Vermont DUIs Below .08 BAC

Published by Jessica Burke on

Whether or not someone can be charged with a DUI if they are below the “legal limit” is a question I am often asked at social gatherings. When I answer that drivers in Vermont can be charged with DUI even when their BACs are below .08, I am met with stunned looks.

Wait, I can get a DUI in Vermont if my blood alcohol concentration is less than .08? 

Yes, and in many Vermont counties you may be charged. Even if you blood alcohol concentration is far below the legal limit you can be charged with DUI if you are operating a motor vehicle on a public highway and an officer determines that you are impaired. The Vermont DUI – Alcohol statute permits a charge of DUI if the operator has a BAC of more than .08 or if the operator is under the influence. The Vermont DUI statute can be found here.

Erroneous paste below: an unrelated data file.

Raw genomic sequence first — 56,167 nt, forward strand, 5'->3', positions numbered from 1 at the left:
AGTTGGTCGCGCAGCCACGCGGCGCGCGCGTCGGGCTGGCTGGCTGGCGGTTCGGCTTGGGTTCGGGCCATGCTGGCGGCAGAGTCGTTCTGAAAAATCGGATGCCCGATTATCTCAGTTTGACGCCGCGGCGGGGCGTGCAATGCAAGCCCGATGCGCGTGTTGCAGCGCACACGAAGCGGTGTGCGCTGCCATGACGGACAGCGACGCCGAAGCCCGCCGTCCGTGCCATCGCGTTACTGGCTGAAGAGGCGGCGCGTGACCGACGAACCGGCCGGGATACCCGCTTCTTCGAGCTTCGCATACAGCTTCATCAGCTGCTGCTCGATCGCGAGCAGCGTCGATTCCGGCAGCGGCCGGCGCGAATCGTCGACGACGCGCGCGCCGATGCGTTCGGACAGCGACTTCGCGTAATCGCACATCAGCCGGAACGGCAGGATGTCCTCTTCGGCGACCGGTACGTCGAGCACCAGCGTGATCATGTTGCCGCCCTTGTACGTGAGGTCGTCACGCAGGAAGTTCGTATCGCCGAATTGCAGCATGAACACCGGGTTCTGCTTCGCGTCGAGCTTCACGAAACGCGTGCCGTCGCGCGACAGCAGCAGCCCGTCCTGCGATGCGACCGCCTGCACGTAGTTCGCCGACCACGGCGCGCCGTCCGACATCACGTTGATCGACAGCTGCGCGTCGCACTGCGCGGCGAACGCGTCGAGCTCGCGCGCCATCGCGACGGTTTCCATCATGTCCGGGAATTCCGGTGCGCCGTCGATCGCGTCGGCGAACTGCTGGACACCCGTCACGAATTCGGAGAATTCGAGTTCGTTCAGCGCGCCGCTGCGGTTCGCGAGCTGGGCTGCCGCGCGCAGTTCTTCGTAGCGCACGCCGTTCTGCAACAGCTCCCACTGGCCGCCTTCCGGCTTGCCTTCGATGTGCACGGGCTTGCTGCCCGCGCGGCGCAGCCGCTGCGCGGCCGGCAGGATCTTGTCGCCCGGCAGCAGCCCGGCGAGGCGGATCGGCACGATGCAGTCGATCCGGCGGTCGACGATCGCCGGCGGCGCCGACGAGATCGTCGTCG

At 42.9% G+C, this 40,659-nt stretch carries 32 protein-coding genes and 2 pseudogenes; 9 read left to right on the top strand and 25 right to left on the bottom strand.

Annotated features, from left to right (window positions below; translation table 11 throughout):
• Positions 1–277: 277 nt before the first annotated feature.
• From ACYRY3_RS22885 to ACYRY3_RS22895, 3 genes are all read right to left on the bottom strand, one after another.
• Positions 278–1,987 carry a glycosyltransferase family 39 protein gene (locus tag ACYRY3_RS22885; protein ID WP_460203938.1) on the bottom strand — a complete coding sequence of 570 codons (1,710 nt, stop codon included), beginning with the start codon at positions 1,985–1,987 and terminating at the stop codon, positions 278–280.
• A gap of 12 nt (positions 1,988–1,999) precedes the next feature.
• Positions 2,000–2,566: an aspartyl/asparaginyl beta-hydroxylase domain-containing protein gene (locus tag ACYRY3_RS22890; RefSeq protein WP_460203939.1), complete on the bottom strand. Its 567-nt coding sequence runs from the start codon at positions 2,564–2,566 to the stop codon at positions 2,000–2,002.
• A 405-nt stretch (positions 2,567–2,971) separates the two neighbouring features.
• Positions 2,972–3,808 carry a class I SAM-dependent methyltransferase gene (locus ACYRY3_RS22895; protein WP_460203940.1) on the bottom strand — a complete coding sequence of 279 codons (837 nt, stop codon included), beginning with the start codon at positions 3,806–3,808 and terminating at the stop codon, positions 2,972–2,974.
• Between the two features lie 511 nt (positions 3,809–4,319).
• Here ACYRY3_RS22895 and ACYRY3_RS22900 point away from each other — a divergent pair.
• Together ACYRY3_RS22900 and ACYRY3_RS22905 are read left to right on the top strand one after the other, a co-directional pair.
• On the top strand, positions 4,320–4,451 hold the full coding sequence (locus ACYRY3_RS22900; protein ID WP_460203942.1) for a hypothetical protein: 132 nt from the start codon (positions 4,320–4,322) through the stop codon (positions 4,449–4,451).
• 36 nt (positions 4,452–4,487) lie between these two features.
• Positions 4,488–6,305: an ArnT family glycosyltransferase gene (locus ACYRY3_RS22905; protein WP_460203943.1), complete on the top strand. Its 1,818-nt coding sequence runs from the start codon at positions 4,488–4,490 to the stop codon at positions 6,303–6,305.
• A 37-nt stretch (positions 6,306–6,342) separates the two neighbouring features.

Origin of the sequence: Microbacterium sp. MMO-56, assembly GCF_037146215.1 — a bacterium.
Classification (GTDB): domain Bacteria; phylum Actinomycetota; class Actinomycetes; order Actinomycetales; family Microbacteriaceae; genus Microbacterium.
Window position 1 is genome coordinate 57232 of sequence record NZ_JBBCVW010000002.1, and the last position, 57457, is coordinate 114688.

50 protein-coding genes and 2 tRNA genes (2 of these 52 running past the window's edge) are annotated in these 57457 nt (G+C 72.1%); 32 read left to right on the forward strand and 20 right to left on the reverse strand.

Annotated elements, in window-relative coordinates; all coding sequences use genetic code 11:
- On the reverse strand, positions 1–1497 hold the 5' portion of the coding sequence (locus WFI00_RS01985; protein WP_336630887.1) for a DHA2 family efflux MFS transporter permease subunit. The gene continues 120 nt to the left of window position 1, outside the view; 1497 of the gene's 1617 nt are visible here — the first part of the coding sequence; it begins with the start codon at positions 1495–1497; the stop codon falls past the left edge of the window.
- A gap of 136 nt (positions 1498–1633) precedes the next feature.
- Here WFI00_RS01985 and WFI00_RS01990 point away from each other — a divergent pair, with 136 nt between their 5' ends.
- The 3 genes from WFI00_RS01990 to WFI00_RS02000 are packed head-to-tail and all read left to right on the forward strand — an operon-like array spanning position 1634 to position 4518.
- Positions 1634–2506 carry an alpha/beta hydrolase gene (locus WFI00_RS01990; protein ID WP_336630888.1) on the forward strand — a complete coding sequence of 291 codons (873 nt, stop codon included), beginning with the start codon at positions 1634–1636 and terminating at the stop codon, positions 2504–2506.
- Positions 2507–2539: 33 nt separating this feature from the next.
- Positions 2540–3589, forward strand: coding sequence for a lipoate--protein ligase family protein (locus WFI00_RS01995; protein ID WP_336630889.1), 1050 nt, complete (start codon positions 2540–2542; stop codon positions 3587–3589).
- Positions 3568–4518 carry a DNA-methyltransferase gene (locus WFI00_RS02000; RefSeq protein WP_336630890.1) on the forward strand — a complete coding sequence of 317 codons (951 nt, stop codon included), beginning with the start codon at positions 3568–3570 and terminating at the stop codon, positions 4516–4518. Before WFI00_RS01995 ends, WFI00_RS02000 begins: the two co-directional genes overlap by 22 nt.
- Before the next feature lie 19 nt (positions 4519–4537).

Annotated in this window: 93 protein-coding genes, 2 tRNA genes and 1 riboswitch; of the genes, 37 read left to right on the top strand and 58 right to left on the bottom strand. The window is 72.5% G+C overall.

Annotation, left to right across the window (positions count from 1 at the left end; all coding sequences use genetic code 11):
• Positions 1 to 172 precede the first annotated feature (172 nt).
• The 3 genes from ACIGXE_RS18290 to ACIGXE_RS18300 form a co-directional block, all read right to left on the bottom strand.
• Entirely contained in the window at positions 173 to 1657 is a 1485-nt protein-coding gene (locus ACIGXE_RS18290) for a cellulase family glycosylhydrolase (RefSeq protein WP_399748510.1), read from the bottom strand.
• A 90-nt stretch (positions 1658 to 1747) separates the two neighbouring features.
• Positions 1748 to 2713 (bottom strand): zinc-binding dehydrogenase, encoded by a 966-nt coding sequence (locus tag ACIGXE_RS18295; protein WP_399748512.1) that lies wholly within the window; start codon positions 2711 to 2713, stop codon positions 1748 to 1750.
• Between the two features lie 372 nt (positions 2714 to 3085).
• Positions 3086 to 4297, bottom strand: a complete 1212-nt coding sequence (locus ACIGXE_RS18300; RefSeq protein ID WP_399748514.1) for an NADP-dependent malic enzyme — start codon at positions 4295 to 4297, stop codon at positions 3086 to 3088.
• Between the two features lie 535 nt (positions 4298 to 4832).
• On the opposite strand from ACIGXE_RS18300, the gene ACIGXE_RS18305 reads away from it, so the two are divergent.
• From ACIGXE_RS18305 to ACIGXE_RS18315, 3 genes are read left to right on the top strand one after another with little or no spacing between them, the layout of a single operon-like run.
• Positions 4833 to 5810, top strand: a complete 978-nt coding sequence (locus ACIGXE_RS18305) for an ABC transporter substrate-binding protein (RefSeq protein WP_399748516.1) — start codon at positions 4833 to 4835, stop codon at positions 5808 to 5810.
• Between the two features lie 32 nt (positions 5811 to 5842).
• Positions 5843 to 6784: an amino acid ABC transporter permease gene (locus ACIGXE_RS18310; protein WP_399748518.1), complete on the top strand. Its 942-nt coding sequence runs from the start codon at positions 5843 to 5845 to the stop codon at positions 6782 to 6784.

Okay, the DUI under the influence statute is on the books. But Vermont prosecutors won’t actually charge me with the crime of DUI if my BAC is below .08 BAC, right?

In many Vermont counties drivers found with BACs below .08 are regularly charged with DUI.

Is there a BAC that is “safe” to operate a motor vehicle with in Vermont that I can’t be charged with DUI?

Vermont does not have a designated threshold BAC under which a driver cannot be charged with a DUI. If you drink in Vermont, don’t drive while impaired by alcohol even to the slightest degree. 

Jessica Burke

Jessica Burke is a licensed Vermont attorney and the founder of Burke Law. She obtained her undergraduate degree from Boston College in Political Science, and then received her law degree from Washington & Lee Law School. After law school she worked with several top law firms before settling in Vermont and building her own practice. In addition to being licensed to practice law in the state of Vermont, she also holds a State Bar certification in New Hampshire and Massachusetts, among others. She specializes in criminal defense, including DUI defense, homicides, and sex crimes.

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